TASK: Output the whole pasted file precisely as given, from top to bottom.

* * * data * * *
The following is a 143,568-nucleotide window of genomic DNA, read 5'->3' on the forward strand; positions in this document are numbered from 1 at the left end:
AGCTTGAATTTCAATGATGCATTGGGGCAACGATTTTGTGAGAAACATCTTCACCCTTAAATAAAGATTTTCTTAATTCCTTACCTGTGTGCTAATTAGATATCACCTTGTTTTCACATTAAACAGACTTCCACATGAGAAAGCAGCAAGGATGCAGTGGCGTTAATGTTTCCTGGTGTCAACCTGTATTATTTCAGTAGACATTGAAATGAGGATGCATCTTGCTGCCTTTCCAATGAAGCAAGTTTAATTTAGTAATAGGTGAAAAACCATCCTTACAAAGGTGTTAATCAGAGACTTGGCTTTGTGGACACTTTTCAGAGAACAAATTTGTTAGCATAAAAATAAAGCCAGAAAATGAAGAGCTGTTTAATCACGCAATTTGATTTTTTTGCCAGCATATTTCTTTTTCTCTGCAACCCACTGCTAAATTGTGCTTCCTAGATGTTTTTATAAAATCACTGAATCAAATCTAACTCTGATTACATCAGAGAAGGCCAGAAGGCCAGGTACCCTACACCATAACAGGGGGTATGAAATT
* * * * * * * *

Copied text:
The following is a 143,568-nucleotide window of genomic DNA, read 5'->3' on the forward strand; positions in this document are numbered from 1 at the left end:
AGCTTGAATTTCAATGATGCATTGGGGCAACGATTTTGTGAGAAACATCTTCACCCTTAAATAAAGATTTTCTTAATTCCTTACCTGTGTGCTAATTAGATATCACCTTGTTTTCACATTAAACAGACTTCCACATGAGAAAGCAGCAAGGATGCAGTGGCGTTAATGTTTCCTGGTGTCAACCTGTATTATTTCAGTAGACATTGAAATGAGGATGCATCTTGCTGCCTTTCCAATGAAGCAAGTTTAATTTAGTAATAGGTGAAAAACCATCCTTACAAAGGTGTTAATCAGAGACTTGGCTTTGTGGACACTTTTCAGAGAACAAATTTGTTAGCATAAAAATAAAGCCAGAAAATGAAGAGCTGTTTAATCACGCAATTTGATTTTTTTGCCAGCATATTTCTTTTTCTCTGCAACCCACTGCTAAATTGTGCTTCCTAGATGTTTTTATAAAATCACTGAATCAAATCTAACTCTGATTACATCAGAGAAGGCCAGAAGGCCAGGTACCCTACACCATAACAGGGGGTATGAAATT